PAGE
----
That's my 2 cents.
    • Why bring up only Windows?

      Do you work in IT feild?

      Microsoft may have a monopoly in desktop operating systems, but they don't have one on buggy, "beta", "release" software.

      I could run off a [b]large[/b] list of software I deal with at work that contain numerous problems. I could also run off a large list of software companies whos patch support is [b]much worse[/b] than Microsoft's.
      • I agree

        Microsoft is not the only guilty party, but they are the most successful marketers of beta software. In many ways, it's unbelievable that people even think about using MS operating systems, and I include myself (I am writing this post on a WinXP Pro box). I can't say my various Linux machines are without issues, but I didn't PAY for the software I use on those machines. Fortunately, I have people who know how to access the underlying issues and they can be resolved... can't do that with Windows. As for Apple, they have reason to hang their heads low as well. Why do Apple customers need to continue to purchase 'upgrades' to Mac OS X (10.1, 10.2, 10.3, etc)? Do they like paying for an upgrade just so they can tell their friends that they are running "Panther." Owww, sounds so cool. "Panther" is Apple's codename for the latest edition of an ongoing BETA. In effect, Apple is forcing a beta program down its customer's throats, $119.00 a whack. Hey can't wait for "Tiger." Sad state of affairs for operating systems today.
        • Try Symantec on for size

          [i]"Microsoft is not the only guilty party, but they are the most successful marketers of beta software."[/i]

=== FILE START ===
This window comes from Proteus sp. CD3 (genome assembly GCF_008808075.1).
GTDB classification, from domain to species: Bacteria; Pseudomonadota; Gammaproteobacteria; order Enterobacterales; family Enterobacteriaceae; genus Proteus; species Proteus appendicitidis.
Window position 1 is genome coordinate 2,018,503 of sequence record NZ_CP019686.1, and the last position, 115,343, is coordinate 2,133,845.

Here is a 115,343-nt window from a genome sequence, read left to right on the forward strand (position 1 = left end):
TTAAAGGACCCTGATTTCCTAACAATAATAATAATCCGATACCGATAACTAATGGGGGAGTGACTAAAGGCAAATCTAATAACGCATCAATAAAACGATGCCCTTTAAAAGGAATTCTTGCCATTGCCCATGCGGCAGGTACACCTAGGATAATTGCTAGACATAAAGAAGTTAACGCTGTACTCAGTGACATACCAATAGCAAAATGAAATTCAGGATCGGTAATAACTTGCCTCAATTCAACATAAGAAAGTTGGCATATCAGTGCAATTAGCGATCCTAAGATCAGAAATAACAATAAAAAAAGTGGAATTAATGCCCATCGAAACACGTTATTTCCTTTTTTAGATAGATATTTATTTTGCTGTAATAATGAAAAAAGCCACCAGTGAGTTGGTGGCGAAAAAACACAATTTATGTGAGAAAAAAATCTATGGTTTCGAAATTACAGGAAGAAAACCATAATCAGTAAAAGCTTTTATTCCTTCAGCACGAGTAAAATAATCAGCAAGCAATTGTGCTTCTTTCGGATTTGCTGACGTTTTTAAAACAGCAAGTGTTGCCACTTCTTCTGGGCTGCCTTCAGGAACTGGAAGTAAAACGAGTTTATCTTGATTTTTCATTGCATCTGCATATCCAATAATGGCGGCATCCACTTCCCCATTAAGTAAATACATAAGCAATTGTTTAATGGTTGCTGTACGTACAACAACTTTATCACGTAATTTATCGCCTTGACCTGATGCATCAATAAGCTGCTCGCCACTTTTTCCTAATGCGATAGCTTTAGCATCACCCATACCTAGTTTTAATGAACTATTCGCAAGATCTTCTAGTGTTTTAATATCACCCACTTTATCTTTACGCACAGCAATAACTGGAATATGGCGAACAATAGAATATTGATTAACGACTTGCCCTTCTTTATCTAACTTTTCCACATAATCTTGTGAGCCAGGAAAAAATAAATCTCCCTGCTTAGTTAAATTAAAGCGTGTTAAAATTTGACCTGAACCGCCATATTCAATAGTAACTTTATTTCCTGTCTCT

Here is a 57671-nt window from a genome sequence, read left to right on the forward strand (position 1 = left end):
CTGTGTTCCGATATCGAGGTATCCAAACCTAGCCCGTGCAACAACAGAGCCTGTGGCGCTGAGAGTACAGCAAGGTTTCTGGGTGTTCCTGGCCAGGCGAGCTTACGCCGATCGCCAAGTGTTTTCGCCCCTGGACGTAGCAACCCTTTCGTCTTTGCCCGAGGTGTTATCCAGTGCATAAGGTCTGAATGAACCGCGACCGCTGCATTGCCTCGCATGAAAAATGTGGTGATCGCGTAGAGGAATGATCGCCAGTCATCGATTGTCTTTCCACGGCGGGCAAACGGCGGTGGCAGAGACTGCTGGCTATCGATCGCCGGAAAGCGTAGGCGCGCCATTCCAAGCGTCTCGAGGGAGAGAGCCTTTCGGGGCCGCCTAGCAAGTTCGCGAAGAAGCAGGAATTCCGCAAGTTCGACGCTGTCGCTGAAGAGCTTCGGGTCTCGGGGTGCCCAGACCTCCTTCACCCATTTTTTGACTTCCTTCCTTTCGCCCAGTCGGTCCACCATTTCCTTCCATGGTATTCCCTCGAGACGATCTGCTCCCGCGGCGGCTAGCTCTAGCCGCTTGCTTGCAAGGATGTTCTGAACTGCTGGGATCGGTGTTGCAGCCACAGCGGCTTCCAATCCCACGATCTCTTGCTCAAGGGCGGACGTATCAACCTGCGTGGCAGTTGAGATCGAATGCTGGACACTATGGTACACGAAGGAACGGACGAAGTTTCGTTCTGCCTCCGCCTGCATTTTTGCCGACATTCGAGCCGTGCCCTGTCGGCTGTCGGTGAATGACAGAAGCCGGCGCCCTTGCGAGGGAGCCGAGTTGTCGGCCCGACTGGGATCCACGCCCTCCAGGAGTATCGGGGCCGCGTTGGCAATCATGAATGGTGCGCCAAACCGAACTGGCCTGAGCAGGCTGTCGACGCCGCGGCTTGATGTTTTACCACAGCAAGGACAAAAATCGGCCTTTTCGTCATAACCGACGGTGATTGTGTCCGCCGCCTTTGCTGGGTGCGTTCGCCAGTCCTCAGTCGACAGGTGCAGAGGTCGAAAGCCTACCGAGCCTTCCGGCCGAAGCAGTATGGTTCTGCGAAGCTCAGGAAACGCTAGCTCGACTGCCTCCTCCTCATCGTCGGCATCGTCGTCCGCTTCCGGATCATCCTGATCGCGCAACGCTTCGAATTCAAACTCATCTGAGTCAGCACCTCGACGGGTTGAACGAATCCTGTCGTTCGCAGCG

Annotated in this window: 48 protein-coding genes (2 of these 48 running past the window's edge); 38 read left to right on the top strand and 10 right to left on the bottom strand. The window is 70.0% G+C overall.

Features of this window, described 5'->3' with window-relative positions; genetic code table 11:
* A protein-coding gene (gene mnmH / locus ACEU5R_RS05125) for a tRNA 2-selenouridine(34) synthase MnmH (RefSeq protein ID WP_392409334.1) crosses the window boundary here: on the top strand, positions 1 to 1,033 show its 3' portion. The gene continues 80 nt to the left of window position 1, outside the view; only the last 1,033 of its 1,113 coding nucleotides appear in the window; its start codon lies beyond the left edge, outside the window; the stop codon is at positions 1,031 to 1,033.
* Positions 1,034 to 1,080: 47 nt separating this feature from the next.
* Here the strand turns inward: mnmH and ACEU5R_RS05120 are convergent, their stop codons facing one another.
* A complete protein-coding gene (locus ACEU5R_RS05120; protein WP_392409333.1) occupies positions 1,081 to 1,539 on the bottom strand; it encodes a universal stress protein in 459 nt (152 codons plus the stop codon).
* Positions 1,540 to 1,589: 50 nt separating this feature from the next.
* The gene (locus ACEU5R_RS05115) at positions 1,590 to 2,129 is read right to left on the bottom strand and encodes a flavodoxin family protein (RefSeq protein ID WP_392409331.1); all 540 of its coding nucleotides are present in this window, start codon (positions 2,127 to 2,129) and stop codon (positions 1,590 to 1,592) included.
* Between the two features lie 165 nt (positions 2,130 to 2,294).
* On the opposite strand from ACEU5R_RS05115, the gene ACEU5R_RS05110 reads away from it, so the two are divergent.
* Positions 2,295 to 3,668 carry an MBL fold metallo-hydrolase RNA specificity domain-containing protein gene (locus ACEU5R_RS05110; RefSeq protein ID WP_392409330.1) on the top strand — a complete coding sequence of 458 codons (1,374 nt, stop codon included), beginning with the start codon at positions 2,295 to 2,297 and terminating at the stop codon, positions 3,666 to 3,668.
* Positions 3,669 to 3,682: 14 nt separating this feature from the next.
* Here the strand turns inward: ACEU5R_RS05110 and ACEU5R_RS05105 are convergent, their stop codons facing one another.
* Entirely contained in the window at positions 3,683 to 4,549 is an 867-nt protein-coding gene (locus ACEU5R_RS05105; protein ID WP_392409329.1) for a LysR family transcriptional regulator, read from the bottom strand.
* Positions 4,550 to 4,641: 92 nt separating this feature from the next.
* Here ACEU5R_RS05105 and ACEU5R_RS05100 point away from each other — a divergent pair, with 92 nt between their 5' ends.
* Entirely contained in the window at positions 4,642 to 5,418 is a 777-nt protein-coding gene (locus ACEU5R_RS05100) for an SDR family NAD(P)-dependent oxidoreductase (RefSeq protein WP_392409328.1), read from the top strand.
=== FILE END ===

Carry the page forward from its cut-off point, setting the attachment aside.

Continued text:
I agree, but other companies are right up there with Microosft. Symantec is one company that immediately pops into my mind. The Symantec app that we use is Symantec Ghost 7.5. It's actually a great program and is an enourmous time saver - that is after you learn to wok around the numerous bugs. Symantec adandoned support for Ghost 7.5 a long ago, and there are many bugs that were left unfixed.

          If you search in Symantec's knowledgebase, more often than not, the "fix" to a bug is to "buy the lastest version". Buying the latest version of Symantec Ghost isn't a very appealing solution, as it is not cheap.

          Here is a typical Symantec Knowledgebase article:

          [b]The Symantec Ghost 7.5 Console will sometime fail to do _x, of condition _y is met. There is no fix for this problem, however, in Symantec Ghost 2004 this problem has been resolved.[/b]
        • Linux is free?

          These people who support your Linux OS aren't being paid?
          • that is there choice

            this is the developer choice if you are expecting something in return then this is your
        • Forcing software...

          You say:

          [b] In effect, Apple is forcing a beta program down its customer's throats...[/b]

          I would suggest 2 things:

          First, Apple forces no one to buy newer versions. While a .x increment in the OS may have significant functionality changes, security fixes are not isolated to these upgrades. No one is required to buy, say, 10.3 if they have 10.1. How, then, is Apple forcing anyone to buy-- forcing the program down their throats, as you say, at $119 per proverbial whack?

          Second, I have observed that Apple has an exceptionally high level of out-of-the-box security, even considering the downloadable updates of which you are probably aware. I have experienced firsthand the MS products' tendency to get infected almost immediately upon being placed on a network to get updates, while I have seen only a single Mac infection, of any kind, ever, on a network with about 200 Macs. Mac security rivals Linux, which is not surpising considering the numerous similarities between them.

          I mention this only to point out that Mac OS is one of the less-betaish programs around. It's not perfect, but it's pretty far down the list of flawed packages.
          Martin Marvinski
  • No it isn't!

    "All software is buggy" is a more true and acurate statement.

    BETA is the final stages of software testing that is ended when the developer BELIEVES (key word there) that all or most major bugs have been erradicated. The testing ends when the developer says that it has ended and no sooner.